An ongoing shortage of fluids used to deliver medicine and treat dehydrated patients has hospital workers scrambling in the midst of a nasty flu season. Supplies from factories in storm-ravaged Puerto Rico have been slow to rebound.
Supplies of saline and nutrient solutions were already tight before hurricanes pounded Puerto Rico and cut power to manufacturing plants that make much of the U.S. supply of fluid-filled bags used to deliver sterile solutions to patients.
Flu season has turned out to be a bad one and it came early, bringing patients in need of fluids into hospitals already running low.
Hospital officials, pharmacists and other staff have been devising alternatives and workarounds, training doctors and nurses on new procedures and options, and hitting the phones to try to secure fluids from secondary suppliers.
“If we can’t support patients coming in emergency rooms who have the flu, more people are going to die,” predicts Deborah Pasko, director of medication safety and quality at the American Society of Health System Pharmacists, a professional group. “I see it as a crisis.”
The U.S. Food and Drug Administration said last week it believes shortages will start to ease over the next few weeks, but stressed “the production situation in Puerto Rico remains fragile.”
Puerto Rico’s power grid is being slowly restored and the last of three Baxter International factories there that make saline bags and nutrient solutions was reconnected in late December. But intermittent power outages are still slowing Baxter’s efforts to get back to full production.
Only a few other companies make those solutions, and supplies never fully recovered after a 2014 shortage of saline bags.
Now many hospitals are only getting half or two-thirds of what they order, and have only a few days’ worth of saline on their shelves.
“No one wants to come out and make it sound like their hospital isn’t safe,” but problems will worsen if shortages don’t ease soon, Pasko said.
Pasko and other hospital officials said they worry that changes in procedures and products could lead to errors.
Some hospital officials say the severity of shortages stabilized around year’s end, when elective surgeries and other services drop, but others say shortages are worsening.
Several noted a cascade effect, with new shortages created as hospitals all try the same workarounds. For instance, syringe supplies are running low because many patients are now getting injections instead of IV drips.
“Everything is hard to get because people are getting whatever they can,” said Deborah Sadowski, director of pharmacy services at Deborah Heart and Lung Center, a specialized hospital in southern New Jersey.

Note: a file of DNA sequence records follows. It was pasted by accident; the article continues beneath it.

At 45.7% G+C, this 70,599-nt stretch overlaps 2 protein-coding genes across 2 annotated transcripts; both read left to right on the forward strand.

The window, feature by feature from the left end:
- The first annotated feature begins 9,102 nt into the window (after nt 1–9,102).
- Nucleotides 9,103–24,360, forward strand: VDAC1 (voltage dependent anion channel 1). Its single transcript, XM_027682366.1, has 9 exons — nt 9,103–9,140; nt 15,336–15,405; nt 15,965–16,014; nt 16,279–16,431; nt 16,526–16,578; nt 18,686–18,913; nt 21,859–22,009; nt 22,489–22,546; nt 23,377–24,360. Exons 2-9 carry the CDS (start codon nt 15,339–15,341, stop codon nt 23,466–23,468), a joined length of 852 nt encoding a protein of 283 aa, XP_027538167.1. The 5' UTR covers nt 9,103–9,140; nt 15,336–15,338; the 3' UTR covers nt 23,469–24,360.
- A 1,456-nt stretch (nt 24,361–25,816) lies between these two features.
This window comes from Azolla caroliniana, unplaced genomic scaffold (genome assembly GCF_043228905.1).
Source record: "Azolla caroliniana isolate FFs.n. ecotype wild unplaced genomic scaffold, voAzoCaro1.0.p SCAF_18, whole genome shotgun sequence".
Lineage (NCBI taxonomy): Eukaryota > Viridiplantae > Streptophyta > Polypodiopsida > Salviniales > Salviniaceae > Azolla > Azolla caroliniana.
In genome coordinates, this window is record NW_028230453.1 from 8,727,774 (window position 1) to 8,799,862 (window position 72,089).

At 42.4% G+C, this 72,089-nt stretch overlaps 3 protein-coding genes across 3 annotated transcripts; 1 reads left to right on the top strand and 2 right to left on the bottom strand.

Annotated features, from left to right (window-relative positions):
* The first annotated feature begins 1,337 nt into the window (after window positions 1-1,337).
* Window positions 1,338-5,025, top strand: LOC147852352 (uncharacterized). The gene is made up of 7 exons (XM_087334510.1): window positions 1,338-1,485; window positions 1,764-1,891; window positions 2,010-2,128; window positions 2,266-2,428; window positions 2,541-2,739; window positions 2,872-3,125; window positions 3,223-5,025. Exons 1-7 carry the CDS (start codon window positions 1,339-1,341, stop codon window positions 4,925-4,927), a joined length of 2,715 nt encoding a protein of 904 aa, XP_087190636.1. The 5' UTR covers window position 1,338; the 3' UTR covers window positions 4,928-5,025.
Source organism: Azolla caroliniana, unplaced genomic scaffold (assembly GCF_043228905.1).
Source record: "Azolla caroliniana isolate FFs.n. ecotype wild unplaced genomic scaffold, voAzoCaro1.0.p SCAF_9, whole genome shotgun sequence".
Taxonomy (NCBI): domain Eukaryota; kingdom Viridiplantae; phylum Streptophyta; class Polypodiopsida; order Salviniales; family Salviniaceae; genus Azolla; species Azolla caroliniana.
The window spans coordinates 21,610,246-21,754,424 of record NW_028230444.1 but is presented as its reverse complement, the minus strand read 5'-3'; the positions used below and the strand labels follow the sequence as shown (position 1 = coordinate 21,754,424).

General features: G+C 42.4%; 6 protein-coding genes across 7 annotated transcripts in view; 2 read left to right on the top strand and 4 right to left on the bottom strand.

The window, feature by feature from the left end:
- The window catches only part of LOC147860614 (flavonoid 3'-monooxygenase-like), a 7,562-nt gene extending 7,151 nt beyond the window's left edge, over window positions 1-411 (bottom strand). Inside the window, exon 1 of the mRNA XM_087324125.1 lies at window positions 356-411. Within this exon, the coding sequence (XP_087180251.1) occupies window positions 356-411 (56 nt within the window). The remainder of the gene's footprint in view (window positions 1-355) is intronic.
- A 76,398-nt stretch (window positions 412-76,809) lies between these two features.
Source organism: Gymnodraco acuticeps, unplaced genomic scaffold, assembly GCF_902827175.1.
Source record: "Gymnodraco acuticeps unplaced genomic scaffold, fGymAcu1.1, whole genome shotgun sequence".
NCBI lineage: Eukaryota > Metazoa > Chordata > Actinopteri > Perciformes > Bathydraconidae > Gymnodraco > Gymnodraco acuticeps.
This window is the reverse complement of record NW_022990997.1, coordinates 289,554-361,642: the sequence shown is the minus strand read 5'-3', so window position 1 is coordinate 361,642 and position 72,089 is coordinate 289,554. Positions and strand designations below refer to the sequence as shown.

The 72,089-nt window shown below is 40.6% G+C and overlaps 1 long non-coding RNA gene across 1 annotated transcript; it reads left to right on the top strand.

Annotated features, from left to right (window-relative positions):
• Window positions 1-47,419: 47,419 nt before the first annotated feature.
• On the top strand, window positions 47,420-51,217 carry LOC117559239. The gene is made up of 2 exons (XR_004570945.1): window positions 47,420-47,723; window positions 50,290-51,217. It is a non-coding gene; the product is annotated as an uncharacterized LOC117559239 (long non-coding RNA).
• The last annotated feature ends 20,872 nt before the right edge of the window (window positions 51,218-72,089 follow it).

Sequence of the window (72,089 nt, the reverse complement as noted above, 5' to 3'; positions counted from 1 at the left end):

The worst shortage is for small saline bags. Hospitals use hundreds or thousands daily to hydrate patients and to dilute antibiotics, painkillers and other drugs, then hang bags from a pole so the mix slowly drips through a tube and into a vein.
Deliveries of those have been most unpredictable, said David Chen, a pharmacy director with Promedica, which operates 13 hospitals in Ohio and Michigan.
“Some facilities are getting virtually zero. Other are having them trickle in. You never know what you’re going to get,” Chen said.
The FDA has been trying to boost supplies, giving two additional companies approval to start selling saline bags, likely within a couple of months. It also gave Baxter permission to temporarily import sterile fluids from six overseas factories.
Baxter says it’s been shipping those to U.S. hospitals since October, but hospital officials say that hasn’t been enough.
Erin Fox, who tracks nationwide drug shortages and heads the University of Utah health system’s drug information and support services, said its hospital system now has five to eight pharmacists a day working on nothing but managing shortages.
Shortages are also hitting surgery centers, cancer clinics that infuse chemotherapy, dialysis centers and companies that provide regular infusions to home-bound patients.
An Atlanta-area hospital run by Cancer Treatment Centers of America has had to rent special pumps to empty liter-size saline bags into many smaller ones for individual patients, said pharmacy services director Jamie Joy.
Nutrient solution bags, also running low, are needed for far fewer patients than saline, but there are few substitutes, said Connie Sullivan, head of research and innovation at the National Home Infusion Association.
Its members have been swapping products with other infusion services and even limiting the number of new patients they accept.
“I have never seen anything quite this bad,” Sullivan said.
Hospitals have been substituting pills for IV-administered drugs when possible, changing dosing schedules or injecting drugs directly into a vein, what’s called I.V. push.
They’ve also been changing some procedures, like trying to switch people off IV bags as soon as possible and not starting patients on IV drips during surgery until it’s certain they are needed.
On the positive side: Hospitals may find ways to permanently reduce use of saline bags. Ohio Health System will evaluate its new practices to see which are cost effective and should be kept, said pharmacy services head Curt Passafume Jr.
“We should learn something about patient care from this,” he said.